Last year I was away from Northern Ireland for most of October. And as far as Autumn scenery, I'd assumed I wasn't missing much. From having lived in England in my 20s, I remember this time of the year being rather bland. As summer came to an end, at some point the leaves would start to change from green to a sad yellowish brown, promptly shriveling in the process and disappearing altogether soon after. I assumed it'd be more or less the same over here and did not harbour expectations of remarkable foliage. But oh how wrong I was!
These days I have difficulty riding my bike without craning my neck to gawk at the magnificent colourbursts that pepper the landscape. The Autumn foliage is not as pervasive as it is in Northeastern US. Rather than a blanket of colour, here it comes in patches. But if anything, this only makes it more striking. An impossibly luminous golden tree stands in a clearing of a drab green forest. And on this crisp, chilly day, passers-bye can't help but orient themselves toward it, as if it were a giant hearth emitting not only light but warmth.
The tree's sprinkling of fallen leaves covers a mossy embankment, lighting up the dark, pine-shaded corner with a brassy glow. The leaves smell forest-spiced and sun-toasted, without a hint of rot, suggesting - falsely - a climate of crisp sunny afternoons rather than days upon days of overcast dampness.
I have noticed other instances of this magical crispness that preserves plants from summer wholly, like pressed flowers in the pages of a book, rather than letting them rot away slowly in the season's demise. The meadows are strewn with blanched, bone-dry stalks of Queen Anne's Lace and the gardens are lined with perfectly dried Hydrangeas.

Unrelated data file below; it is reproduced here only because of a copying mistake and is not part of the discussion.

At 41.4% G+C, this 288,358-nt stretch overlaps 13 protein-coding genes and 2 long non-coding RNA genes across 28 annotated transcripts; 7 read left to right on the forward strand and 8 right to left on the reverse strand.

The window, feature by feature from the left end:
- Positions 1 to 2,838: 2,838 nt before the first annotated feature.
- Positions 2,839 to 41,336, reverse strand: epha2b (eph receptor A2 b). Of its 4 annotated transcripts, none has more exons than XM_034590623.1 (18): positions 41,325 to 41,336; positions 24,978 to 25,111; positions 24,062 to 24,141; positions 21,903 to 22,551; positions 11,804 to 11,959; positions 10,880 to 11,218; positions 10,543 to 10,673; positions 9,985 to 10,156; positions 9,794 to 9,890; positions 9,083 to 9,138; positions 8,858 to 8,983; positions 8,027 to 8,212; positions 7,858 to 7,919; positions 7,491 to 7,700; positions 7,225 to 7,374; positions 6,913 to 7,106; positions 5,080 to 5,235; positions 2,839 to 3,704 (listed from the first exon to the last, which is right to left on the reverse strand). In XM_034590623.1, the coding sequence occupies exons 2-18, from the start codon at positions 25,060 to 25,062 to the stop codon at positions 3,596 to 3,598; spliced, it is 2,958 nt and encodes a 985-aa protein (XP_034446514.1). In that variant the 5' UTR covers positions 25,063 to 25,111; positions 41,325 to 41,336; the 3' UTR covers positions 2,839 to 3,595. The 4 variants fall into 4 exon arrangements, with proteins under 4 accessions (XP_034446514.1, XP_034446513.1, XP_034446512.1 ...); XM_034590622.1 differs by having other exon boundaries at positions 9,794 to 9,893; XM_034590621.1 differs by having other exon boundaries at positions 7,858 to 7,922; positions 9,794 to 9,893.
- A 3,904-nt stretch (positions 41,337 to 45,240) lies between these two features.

Blackberries hang on to their edible plumpness for as long as they can, until one day they turn into sundried candied kernels, with no wilting process having taken place in between.
It's as if someone waves a magic wand and the berry gives up its juices on the spot to the crisp Autumn air, its remains now exuding a subtle, jammy perfume.
Elsewhere, fruit at once familiar and strange ripens heavily on twig-like, moss covered branches, glowing in vibrant shades of gold, red and plum.
But the most amazing sight of all is the ivy. Flame red, it covers the white exteriors of cottages, the gray stone walls of church yards.
The ivy leaves are supple and waxy, showing not a single sign of dryness. From last year I try to remember what becomes of them as the season goes on. What happens to ivy in winter, and how will it get to that state from its current rich, oily, crimson splendor?
For a moment, thinking of this evokes an image of human red hair, year by year losing its lustre, thinning and turning gray. Autumn's inevitable waning does bring to mind aging, hence its sad and sentimental connotations. I, however, am, more than anything, curious. And this curiosity makes me feel awake, not sad. It makes me want to get out on my bike and ride past all the ivy-covered stonework I can find and take it all in.
We think of Autumn as a transitional, transformative season. It is a shapeshifter - with the light, the landscape and the weather changing rapidly on an almost daily basis, until it all settles down into the more solid and stable state that is winter. In that sense, Autumn can be conceived as a journey of sorts. And in Northern Ireland this year, it is an exceptionally beautiful one.